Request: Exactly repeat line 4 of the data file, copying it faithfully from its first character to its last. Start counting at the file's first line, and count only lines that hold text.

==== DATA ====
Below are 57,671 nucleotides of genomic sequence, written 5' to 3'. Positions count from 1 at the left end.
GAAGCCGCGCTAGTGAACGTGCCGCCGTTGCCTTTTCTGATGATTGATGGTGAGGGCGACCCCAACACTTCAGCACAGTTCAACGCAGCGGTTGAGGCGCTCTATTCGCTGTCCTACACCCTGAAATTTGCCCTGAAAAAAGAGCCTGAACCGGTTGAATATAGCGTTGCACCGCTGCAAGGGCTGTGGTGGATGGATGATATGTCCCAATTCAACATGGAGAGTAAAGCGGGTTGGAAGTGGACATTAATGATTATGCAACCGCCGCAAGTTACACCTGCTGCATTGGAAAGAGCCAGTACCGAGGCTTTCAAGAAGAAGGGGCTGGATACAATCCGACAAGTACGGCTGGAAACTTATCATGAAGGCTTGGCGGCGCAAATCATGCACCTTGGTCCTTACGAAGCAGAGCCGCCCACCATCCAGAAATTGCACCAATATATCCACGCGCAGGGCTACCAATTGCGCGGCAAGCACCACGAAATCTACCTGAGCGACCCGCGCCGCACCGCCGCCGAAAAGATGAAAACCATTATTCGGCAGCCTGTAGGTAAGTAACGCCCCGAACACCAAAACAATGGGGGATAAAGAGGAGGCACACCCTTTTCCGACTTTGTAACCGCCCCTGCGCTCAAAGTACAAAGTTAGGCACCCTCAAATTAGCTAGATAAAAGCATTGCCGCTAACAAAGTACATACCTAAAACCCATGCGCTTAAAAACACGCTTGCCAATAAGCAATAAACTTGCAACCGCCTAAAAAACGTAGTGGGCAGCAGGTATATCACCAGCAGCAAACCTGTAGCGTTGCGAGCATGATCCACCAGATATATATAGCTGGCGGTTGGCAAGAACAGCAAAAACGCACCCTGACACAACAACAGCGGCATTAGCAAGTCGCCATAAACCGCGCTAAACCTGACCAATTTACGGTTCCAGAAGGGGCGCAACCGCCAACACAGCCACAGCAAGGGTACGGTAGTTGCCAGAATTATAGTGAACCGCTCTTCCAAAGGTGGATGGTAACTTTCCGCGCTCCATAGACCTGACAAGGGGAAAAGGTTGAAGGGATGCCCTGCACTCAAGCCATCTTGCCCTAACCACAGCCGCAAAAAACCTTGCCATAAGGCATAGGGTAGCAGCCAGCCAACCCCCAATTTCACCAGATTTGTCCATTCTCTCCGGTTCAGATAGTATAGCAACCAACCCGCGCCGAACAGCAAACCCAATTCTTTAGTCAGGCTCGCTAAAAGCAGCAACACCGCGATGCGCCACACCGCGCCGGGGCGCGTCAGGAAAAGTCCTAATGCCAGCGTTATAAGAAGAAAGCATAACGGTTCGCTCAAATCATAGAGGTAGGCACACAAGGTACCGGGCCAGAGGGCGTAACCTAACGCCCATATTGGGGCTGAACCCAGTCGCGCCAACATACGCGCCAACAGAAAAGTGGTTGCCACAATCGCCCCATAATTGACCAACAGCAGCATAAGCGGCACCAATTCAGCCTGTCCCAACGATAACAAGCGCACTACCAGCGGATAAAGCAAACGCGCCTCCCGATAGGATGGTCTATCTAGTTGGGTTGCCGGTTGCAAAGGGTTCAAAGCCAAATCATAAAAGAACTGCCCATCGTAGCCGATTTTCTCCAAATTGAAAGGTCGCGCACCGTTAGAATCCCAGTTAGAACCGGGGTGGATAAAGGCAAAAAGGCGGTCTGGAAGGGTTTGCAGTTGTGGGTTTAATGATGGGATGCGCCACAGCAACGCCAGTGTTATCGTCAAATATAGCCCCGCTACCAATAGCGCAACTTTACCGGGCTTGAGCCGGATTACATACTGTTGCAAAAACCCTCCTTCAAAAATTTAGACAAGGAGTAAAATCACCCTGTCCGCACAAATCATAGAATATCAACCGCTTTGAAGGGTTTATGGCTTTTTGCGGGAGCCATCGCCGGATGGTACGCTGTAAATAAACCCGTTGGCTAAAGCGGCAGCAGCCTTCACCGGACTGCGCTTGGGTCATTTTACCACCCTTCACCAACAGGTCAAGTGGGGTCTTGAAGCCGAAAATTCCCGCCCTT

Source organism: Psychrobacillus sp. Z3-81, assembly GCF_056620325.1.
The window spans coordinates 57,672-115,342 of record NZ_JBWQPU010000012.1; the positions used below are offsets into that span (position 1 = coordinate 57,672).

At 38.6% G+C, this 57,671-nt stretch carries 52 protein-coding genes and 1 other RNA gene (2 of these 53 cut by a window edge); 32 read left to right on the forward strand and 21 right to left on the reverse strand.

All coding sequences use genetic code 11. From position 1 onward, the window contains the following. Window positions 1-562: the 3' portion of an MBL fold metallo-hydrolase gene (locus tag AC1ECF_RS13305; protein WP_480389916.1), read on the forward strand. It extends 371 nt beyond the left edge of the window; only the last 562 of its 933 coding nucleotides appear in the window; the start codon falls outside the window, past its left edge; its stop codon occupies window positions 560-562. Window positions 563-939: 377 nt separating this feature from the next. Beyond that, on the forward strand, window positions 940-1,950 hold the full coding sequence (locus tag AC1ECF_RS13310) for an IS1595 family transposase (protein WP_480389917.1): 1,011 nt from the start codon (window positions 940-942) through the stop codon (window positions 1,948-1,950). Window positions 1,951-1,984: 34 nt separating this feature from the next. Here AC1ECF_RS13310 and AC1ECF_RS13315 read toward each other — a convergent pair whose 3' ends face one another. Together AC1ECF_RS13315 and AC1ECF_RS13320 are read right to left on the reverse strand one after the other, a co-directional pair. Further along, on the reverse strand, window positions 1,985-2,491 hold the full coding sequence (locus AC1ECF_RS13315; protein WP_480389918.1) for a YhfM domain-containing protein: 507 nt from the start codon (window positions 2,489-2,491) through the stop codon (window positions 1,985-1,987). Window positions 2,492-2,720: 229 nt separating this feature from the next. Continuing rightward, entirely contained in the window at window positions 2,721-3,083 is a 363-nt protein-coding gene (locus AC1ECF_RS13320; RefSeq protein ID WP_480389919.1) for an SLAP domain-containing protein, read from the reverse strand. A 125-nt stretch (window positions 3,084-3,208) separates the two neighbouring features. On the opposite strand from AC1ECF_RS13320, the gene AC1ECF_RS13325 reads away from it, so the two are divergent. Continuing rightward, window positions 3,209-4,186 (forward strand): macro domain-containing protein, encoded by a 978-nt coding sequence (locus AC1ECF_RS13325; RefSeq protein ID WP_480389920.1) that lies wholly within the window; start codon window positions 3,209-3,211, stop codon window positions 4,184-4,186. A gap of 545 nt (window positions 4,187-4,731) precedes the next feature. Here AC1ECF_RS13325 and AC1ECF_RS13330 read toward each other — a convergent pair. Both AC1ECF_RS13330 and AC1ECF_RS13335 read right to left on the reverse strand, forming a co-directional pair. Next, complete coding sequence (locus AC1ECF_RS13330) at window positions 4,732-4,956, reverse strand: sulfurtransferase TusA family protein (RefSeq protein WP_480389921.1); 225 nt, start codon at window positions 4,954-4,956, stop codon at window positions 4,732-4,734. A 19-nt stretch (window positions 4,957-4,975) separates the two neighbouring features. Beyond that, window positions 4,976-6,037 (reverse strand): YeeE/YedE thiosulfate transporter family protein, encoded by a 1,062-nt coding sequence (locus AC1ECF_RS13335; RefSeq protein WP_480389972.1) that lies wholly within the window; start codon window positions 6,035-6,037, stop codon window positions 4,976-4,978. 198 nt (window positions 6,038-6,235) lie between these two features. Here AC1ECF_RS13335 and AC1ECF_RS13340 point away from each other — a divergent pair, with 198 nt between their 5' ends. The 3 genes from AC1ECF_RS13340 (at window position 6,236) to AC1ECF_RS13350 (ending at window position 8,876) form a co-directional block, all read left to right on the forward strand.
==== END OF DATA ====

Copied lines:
The window spans coordinates 57,672-115,342 of record NZ_JBWQPU010000012.1; the positions used below are offsets into that span (position 1 = coordinate 57,672).